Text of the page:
Update No: 116 - (25/01/07)
Podgorica proclaimed independence in June following the
referendum at which more than 55% of voters supported the break-up of
Serbia-Montenegro, which was the last remnant of the former communist
Moscow on the Adriatic
The world's newest country, Montenegro, is also one of its most beautiful, the
venue which was chosen for making the latest James Bond movie, Casino Royale. It
is becoming a major tourist attraction. Indeed it is expected to have the
world's fastest growing tourist economy in the next decade (see below).
Properties on the coast are rocketing up in price. 'Montenegro' means Black
Mountain, which may prove prophetic. There can be few better investment
opportunities as the Russians come to town, making it Moscow on the Adriatic.
Muddle over official language
It is threatened by a possible constitutional crisis because its leaders
can't agree on the name of the language they speak. The government, which led
Montenegro to independence, wants to make the official language Montenegrin --
but a large majority of the tiny Balkan state's people believe they speak
Montenegro broke away from a union with traditional partner Serbia following an
historic referendum in May this year.
It has strong historic and cultural links with Serbia, as well as a shared
Orthodox Christian religion and language, which only differs slightly in
Serbian remains its official language despite the ruling pro-independence
coalition's plans to change it to Montenegrin in line with similar moves in
Bosnia and Croatia in the 1990s.
About 60% of Montenegro's 650 000 population say they speak Serbian, compared
with just 21% of those who claim to use Montenegrin, according to a 2003 census.
The issue has become crucial as Montenegro needs to draft a new constitution as
soon as possible, since it became independent more than six months ago and still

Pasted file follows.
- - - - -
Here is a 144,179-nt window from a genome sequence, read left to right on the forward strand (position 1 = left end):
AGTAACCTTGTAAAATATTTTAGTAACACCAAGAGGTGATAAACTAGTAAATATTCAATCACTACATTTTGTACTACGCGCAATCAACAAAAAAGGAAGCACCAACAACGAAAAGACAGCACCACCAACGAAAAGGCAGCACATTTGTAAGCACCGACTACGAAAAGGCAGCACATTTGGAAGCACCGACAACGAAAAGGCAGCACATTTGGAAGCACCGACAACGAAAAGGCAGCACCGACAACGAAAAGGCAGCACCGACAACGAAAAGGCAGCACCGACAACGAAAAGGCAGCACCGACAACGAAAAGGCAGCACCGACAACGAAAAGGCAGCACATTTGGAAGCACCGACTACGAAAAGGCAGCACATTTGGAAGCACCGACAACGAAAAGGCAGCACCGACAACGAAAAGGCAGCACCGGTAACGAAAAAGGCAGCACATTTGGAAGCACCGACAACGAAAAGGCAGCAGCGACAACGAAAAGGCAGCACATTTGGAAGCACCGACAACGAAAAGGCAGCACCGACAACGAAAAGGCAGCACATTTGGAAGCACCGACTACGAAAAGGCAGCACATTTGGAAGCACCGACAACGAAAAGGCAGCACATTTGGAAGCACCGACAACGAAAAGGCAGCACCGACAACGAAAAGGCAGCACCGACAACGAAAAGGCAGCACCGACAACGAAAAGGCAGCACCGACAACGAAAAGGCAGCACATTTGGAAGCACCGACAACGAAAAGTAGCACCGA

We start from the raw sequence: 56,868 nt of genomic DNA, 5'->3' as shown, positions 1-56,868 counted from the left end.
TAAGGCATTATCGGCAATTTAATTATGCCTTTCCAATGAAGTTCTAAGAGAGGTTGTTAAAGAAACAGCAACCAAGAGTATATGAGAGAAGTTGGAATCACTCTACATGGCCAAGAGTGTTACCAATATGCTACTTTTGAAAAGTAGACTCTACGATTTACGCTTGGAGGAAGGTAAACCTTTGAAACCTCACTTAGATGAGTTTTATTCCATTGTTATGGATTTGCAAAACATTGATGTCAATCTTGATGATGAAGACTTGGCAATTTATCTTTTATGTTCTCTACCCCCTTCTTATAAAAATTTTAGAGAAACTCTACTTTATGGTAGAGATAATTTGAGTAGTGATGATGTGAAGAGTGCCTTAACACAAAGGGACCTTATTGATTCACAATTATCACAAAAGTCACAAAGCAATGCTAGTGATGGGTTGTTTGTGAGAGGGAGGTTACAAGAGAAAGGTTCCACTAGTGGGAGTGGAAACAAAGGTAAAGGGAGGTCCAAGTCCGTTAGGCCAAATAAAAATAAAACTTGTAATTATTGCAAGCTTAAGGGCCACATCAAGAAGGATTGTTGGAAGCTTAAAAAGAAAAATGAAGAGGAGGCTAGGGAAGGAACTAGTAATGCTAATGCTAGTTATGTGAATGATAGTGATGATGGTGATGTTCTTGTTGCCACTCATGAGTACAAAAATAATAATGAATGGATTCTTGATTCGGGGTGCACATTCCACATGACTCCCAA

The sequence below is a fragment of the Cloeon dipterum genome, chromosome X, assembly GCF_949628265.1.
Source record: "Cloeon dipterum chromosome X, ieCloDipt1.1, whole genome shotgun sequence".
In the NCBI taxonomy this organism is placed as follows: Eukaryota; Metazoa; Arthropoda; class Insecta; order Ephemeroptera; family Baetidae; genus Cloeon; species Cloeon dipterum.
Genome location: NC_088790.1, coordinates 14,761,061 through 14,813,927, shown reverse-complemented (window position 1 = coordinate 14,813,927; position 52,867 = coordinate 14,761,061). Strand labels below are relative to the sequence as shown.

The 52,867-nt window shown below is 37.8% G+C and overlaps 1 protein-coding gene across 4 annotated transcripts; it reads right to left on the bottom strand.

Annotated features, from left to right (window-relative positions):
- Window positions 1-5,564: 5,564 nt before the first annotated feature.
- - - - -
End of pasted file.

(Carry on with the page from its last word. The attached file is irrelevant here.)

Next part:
has no new charter.
A pro-Serbian bloc of parties, the strongest opposition group in Montenegro's
Parliament, has been insisting that Serbian should remain in official use.
Montenegro Joins The IMF And World Bank
Montenegro is being welcomed as a new member of the world community. It has
joined the International Monetary Fund (IMF) and the World Bank, boosting each
institution's total membership to 185 countries.
Both the IMF and the World Bank made separate announcements about Montenegro's
membership on January 18th. IMF chief Rodrigo de Rato said the country's
transition to independence has been impressive and economic activity has
recovered. He also noted that the country has increasingly become the focus of
De Rato further pointed out that "the future holds many challenges.
Achieving a sustained increase in prosperity will require sound economic
management, in order to establish the conditions for economic growth and
stability - not least in harnessing the benefits of strong foreign direct
investment and tourism for the country's future development."
Montenegrin TV notes that "The original IMF statute and World Bank
convention were signed by the Montenegrin Finance Minister and Central Bank
Council President, Igor Luksic and Ljubisa Krgovic respectively. … With its
membership in the IMF and World Bank Montenegro has completed its integration
into the global economic system and has won the right to apply for financial aid
like all the other members of these organizations. … Membership in the IMF is